With a restyled Model S released yesterday and more than 300,000 reservations globally for its $35,000 Model 3 coming in 2018, Tesla Motors has had a busy, busy month.
Almost overlooked in all the news about those two electric cars was another update to another Tesla product.
That would be the 2016 Tesla Model X, now available for configuration in all versions as of Monday.
But one detail about the Model X has changed since its introduction: the base battery pack now has 75 kilowatt-hours of capacity rather than 70 kwh.
Perhaps typically, the Silicon Valley carmaker announced the news yesterday via Twitter for those who hadn't used the configurator.
The EPA-rated range of the new base Model X, known as the 75D for its battery capacity and Dual-motor all-wheel drive, is now 237 miles, up from 220 miles for the 70D version.
And in line with the price increases of roughly $1,500 on every version of the Model S that were announced yesterday, the new base Model X rises $3,000, to a new base price of $83,000 (plus a $1,200 delivery fee).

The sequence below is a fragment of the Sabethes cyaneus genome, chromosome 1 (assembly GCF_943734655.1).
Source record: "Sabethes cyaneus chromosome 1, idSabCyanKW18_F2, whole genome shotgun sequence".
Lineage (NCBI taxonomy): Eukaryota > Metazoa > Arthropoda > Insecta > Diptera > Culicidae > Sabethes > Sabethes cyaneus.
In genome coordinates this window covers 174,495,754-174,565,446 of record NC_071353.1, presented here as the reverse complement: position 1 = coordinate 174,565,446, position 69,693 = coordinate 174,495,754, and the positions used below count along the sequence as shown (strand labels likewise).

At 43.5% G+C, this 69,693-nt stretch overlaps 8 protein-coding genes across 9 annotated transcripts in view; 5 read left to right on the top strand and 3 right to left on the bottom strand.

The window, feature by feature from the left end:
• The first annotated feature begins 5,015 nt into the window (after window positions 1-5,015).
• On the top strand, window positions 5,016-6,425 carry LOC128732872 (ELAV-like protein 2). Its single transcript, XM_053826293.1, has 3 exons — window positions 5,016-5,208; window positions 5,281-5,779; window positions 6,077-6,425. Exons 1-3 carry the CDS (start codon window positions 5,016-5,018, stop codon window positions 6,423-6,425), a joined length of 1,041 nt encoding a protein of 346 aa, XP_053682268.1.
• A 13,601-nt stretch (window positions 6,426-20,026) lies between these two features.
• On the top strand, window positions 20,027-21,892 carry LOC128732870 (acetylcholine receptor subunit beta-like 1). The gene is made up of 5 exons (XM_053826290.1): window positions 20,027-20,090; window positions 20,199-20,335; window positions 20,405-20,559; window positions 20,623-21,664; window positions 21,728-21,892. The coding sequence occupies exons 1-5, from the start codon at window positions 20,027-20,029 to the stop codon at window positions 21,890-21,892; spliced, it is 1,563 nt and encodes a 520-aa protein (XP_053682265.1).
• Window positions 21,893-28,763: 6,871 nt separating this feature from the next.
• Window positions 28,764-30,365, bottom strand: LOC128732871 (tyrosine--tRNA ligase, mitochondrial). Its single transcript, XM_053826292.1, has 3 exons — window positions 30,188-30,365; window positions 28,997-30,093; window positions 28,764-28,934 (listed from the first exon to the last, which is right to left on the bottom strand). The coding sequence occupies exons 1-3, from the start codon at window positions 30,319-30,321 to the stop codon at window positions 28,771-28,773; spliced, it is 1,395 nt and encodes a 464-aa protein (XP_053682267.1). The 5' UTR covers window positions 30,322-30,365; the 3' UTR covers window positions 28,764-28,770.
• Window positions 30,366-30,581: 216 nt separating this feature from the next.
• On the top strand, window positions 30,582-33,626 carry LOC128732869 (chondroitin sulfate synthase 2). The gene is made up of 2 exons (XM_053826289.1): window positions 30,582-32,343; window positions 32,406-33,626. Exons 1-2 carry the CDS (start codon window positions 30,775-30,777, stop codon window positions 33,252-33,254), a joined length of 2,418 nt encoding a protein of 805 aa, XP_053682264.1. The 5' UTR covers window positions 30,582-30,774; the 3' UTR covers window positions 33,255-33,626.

No one will ever see a Model X 70D, however, because that version never actually went into production.
"We never built or delivered any Model X with 70 kWh packs," Tesla spokesperson Alexis Georgeson confirmed to Green Car Reports this morning.
2016 Tesla Model X
"We made the decision to add additional energy to the base Model X before production began," she said, "since it's a larger car."
Why? "We always want owners to have ample range in our base vehicles. "
Tesla Motors customarily starts production of a new model with the most expensive, most heavily-optioned versions, so Model Xes built thus far have been either the 90D or P90D (performance version) with the larger 90-kwh battery.
In due course, buyers who specify the 75D variant will have their vehicles scheduled for production too. Tesla says deliveries should start in June.
2016 Tesla Model X owned by Ron Merkord, March 2016 [photo: David Noland]
Meanwhile, the 2016 Model X 70D will join the 2012 Model S 40 in the lineup of Tesla vehicles that never actually made it into production.
(The very small number of 40-kwh Model S cars delivered to buyers who had ordered them were actually fitted with the 60-kwh battery pack and a software patch to limit its range to that of a 40-kwh version.)